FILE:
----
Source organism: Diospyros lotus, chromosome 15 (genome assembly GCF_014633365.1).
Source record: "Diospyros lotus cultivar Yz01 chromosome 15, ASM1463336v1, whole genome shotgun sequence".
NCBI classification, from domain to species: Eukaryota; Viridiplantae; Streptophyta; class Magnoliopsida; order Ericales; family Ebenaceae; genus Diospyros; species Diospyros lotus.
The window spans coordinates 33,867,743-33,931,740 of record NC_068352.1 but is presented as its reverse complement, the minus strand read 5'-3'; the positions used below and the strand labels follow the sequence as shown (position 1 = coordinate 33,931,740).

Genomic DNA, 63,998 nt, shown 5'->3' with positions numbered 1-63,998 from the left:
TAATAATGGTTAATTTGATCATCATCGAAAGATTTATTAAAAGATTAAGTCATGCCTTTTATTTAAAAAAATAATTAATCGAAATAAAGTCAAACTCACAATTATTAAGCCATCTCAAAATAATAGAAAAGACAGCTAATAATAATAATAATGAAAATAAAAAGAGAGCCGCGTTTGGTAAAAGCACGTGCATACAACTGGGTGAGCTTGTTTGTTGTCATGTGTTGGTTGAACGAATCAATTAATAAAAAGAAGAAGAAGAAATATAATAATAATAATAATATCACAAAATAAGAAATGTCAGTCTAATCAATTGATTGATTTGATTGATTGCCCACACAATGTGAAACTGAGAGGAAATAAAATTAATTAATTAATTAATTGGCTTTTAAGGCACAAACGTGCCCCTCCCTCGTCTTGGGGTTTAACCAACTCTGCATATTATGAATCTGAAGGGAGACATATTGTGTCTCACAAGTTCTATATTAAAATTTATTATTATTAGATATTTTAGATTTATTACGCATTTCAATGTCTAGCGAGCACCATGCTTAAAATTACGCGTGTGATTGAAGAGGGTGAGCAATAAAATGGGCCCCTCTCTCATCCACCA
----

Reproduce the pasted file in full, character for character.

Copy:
Source organism: Diospyros lotus, chromosome 15 (genome assembly GCF_014633365.1).
Source record: "Diospyros lotus cultivar Yz01 chromosome 15, ASM1463336v1, whole genome shotgun sequence".
NCBI classification, from domain to species: Eukaryota; Viridiplantae; Streptophyta; class Magnoliopsida; order Ericales; family Ebenaceae; genus Diospyros; species Diospyros lotus.
The window spans coordinates 33,867,743-33,931,740 of record NC_068352.1 but is presented as its reverse complement, the minus strand read 5'-3'; the positions used below and the strand labels follow the sequence as shown (position 1 = coordinate 33,931,740).

Genomic DNA, 63,998 nt, shown 5'->3' with positions numbered 1-63,998 from the left:
TAATAATGGTTAATTTGATCATCATCGAAAGATTTATTAAAAGATTAAGTCATGCCTTTTATTTAAAAAAATAATTAATCGAAATAAAGTCAAACTCACAATTATTAAGCCATCTCAAAATAATAGAAAAGACAGCTAATAATAATAATAATGAAAATAAAAAGAGAGCCGCGTTTGGTAAAAGCACGTGCATACAACTGGGTGAGCTTGTTTGTTGTCATGTGTTGGTTGAACGAATCAATTAATAAAAAGAAGAAGAAGAAATATAATAATAATAATAATATCACAAAATAAGAAATGTCAGTCTAATCAATTGATTGATTTGATTGATTGCCCACACAATGTGAAACTGAGAGGAAATAAAATTAATTAATTAATTAATTGGCTTTTAAGGCACAAACGTGCCCCTCCCTCGTCTTGGGGTTTAACCAACTCTGCATATTATGAATCTGAAGGGAGACATATTGTGTCTCACAAGTTCTATATTAAAATTTATTATTATTAGATATTTTAGATTTATTACGCATTTCAATGTCTAGCGAGCACCATGCTTAAAATTACGCGTGTGATTGAAGAGGGTGAGCAATAAAATGGGCCCCTCTCTCATCCACCA